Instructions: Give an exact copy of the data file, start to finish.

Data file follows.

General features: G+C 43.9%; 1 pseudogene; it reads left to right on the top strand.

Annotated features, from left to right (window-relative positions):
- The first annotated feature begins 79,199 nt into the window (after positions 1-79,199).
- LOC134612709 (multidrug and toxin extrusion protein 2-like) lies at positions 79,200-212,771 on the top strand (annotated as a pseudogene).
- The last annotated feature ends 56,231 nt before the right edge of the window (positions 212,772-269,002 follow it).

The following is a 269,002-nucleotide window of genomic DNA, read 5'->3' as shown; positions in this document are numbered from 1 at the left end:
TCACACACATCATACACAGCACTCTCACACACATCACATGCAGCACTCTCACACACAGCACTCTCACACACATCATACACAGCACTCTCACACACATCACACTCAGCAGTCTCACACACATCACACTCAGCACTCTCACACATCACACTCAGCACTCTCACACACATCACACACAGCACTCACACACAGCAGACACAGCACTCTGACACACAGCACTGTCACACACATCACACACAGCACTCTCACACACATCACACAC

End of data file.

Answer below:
General features: G+C 43.9%; 1 pseudogene; it reads left to right on the top strand.

Annotated features, from left to right (window-relative positions):
- The first annotated feature begins 79,199 nt into the window (after positions 1-79,199).
- LOC134612709 (multidrug and toxin extrusion protein 2-like) lies at positions 79,200-212,771 on the top strand (annotated as a pseudogene).
- The last annotated feature ends 56,231 nt before the right edge of the window (positions 212,772-269,002 follow it).

The following is a 269,002-nucleotide window of genomic DNA, read 5'->3' as shown; positions in this document are numbered from 1 at the left end:
TCACACACATCATACACAGCACTCTCACACACATCACATGCAGCACTCTCACACACAGCACTCTCACACACATCATACACAGCACTCTCACACACATCACACTCAGCAGTCTCACACACATCACACTCAGCACTCTCACACATCACACTCAGCACTCTCACACACATCACACACAGCACTCACACACAGCAGACACAGCACTCTGACACACAGCACTGTCACACACATCACACACAGCACTCTCACACACATCACACAC